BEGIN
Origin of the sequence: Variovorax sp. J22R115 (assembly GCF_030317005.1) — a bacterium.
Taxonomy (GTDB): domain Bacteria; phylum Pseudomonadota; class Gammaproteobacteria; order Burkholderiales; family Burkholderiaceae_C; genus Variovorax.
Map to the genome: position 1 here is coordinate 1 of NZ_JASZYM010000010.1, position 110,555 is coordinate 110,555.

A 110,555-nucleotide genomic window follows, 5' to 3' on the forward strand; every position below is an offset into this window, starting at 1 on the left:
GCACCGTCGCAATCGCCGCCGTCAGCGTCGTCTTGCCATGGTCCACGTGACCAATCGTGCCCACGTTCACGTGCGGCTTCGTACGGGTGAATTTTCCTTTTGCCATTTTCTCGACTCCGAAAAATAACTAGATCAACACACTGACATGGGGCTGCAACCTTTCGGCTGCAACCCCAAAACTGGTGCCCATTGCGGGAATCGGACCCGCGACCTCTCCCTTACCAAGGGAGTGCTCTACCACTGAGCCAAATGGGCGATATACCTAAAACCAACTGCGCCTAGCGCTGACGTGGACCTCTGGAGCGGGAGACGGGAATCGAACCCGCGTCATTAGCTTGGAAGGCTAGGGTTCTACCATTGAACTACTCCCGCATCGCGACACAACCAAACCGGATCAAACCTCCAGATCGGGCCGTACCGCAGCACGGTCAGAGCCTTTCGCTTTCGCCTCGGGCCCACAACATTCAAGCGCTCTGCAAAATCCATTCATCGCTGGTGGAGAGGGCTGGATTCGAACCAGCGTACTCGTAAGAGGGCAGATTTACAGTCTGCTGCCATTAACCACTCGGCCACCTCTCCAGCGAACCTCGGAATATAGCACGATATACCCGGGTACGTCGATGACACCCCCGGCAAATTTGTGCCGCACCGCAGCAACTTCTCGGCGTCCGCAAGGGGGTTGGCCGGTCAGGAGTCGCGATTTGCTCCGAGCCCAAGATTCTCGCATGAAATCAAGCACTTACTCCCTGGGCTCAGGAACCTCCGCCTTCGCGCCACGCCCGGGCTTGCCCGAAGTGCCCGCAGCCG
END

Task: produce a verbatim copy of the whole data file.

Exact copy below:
Origin of the sequence: Variovorax sp. J22R115 (assembly GCF_030317005.1) — a bacterium.
Taxonomy (GTDB): domain Bacteria; phylum Pseudomonadota; class Gammaproteobacteria; order Burkholderiales; family Burkholderiaceae_C; genus Variovorax.
Map to the genome: position 1 here is coordinate 1 of NZ_JASZYM010000010.1, position 110,555 is coordinate 110,555.

A 110,555-nucleotide genomic window follows, 5' to 3' on the forward strand; every position below is an offset into this window, starting at 1 on the left:
GCACCGTCGCAATCGCCGCCGTCAGCGTCGTCTTGCCATGGTCCACGTGACCAATCGTGCCCACGTTCACGTGCGGCTTCGTACGGGTGAATTTTCCTTTTGCCATTTTCTCGACTCCGAAAAATAACTAGATCAACACACTGACATGGGGCTGCAACCTTTCGGCTGCAACCCCAAAACTGGTGCCCATTGCGGGAATCGGACCCGCGACCTCTCCCTTACCAAGGGAGTGCTCTACCACTGAGCCAAATGGGCGATATACCTAAAACCAACTGCGCCTAGCGCTGACGTGGACCTCTGGAGCGGGAGACGGGAATCGAACCCGCGTCATTAGCTTGGAAGGCTAGGGTTCTACCATTGAACTACTCCCGCATCGCGACACAACCAAACCGGATCAAACCTCCAGATCGGGCCGTACCGCAGCACGGTCAGAGCCTTTCGCTTTCGCCTCGGGCCCACAACATTCAAGCGCTCTGCAAAATCCATTCATCGCTGGTGGAGAGGGCTGGATTCGAACCAGCGTACTCGTAAGAGGGCAGATTTACAGTCTGCTGCCATTAACCACTCGGCCACCTCTCCAGCGAACCTCGGAATATAGCACGATATACCCGGGTACGTCGATGACACCCCCGGCAAATTTGTGCCGCACCGCAGCAACTTCTCGGCGTCCGCAAGGGGGTTGGCCGGTCAGGAGTCGCGATTTGCTCCGAGCCCAAGATTCTCGCATGAAATCAAGCACTTACTCCCTGGGCTCAGGAACCTCCGCCTTCGCGCCACGCCCGGGCTTGCCCGAAGTGCCCGCAGCCG